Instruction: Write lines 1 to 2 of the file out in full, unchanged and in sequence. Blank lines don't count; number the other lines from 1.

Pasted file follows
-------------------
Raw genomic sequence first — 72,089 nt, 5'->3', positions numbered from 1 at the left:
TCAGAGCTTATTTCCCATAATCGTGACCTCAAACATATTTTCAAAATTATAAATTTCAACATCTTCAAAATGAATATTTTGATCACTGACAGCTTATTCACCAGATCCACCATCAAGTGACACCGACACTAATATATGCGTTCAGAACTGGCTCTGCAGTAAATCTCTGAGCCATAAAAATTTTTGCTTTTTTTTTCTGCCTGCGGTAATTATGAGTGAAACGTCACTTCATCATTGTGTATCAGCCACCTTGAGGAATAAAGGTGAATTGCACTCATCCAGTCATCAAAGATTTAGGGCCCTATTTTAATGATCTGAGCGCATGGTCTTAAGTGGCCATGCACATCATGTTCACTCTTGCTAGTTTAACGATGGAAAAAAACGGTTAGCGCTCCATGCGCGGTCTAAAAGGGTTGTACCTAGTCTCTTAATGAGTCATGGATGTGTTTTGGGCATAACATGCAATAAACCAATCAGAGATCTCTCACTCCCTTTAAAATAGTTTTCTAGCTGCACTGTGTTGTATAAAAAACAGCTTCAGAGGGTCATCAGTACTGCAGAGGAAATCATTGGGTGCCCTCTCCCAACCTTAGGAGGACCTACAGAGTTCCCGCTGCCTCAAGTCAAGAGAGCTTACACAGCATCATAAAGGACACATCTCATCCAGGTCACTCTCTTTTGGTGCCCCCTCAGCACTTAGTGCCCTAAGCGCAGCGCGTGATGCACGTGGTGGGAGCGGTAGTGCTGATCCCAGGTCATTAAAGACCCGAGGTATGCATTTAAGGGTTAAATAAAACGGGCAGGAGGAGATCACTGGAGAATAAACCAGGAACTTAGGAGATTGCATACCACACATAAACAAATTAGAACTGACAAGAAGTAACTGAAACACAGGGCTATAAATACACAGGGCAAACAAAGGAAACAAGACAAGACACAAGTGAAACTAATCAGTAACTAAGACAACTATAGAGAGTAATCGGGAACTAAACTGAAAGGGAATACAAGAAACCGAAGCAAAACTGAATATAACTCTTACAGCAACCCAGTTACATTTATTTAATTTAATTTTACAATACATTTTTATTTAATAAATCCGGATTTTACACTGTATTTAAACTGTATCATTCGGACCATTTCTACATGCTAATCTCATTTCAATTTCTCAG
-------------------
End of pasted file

Raw genomic sequence first — 72,089 nt, 5'->3', positions numbered from 1 at the left:
TCAGAGCTTATTTCCCATAATCGTGACCTCAAACATATTTTCAAAATTATAAATTTCAACATCTTCAAAATGAATATTTTGATCACTGACAGCTTATTCACCAGATCCACCATCAAGTGACACCGACACTAATATATGCGTTCAGAACTGGCTCTGCAGTAAATCTCTGAGCCATAAAAATTTTTGCTTTTTTTTTCTGCCTGCGGTAATTATGAGTGAAACGTCACTTCATCATTGTGTATCAGCCACCTTGAGGAATAAAGGTGAATTGCACTCATCCAGTCATCAAAGATTTAGGGCCCTATTTTAATGATCTGAGCGCATGGTCTTAAGTGGCCATGCACATCATGTTCACTCTTGCTAGTTTAACGATGGAAAAAAACGGTTAGCGCTCCATGCGCGGTCTAAAAGGGTTGTACCTAGTCTCTTAATGAGTCATGGATGTGTTTTGGGCATAACATGCAATAAACCAATCAGAGATCTCTCACTCCCTTTAAAATAGTTTTCTAGCTGCACTGTGTTGTATAAAAAACAGCTTCAGAGGGTCATCAGTACTGCAGAGGAAATCATTGGGTGCCCTCTCCCAACCTTAGGAGGACCTACAGAGTTCCCGCTGCCTCAAGTCAAGAGAGCTTACACAGCATCATAAAGGACACATCTCATCCAGGTCACTCTCTTTTGGTGCCCCCTCAGCACTTAGTGCCCTAAGCGCAGCGCGTGATGCACGTGGTGGGAGCGGTAGTGCTGATCCCAGGTCATTAAAGACCCGAGGTATGCATTTAAGGGTTAAATAAAACGGGCAGGAGGAGATCACTGGAGAATAAACCAGGAACTTAGGAGATTGCATACCACACATAAACAAATTAGAACTGACAAGAAGTAACTGAAACACAGGGCTATAAATACACAGGGCAAACAAAGGAAACAAGACAAGACACAAGTGAAACTAATCAGTAACTAAGACAACTATAGAGAGTAATCGGGAACTAAACTGAAAGGGAATACAAGAAACCGAAGCAAAACTGAATATAACTCTTACAGCAACCCAGTTACATTTATTTAATTTAATTTTACAATACATTTTTATTTAATAAATCCGGATTTTACACTGTATTTAAACTGTATCATTCGGACCATTTCTACATGCTAATCTCATTTCAATTTCTCAG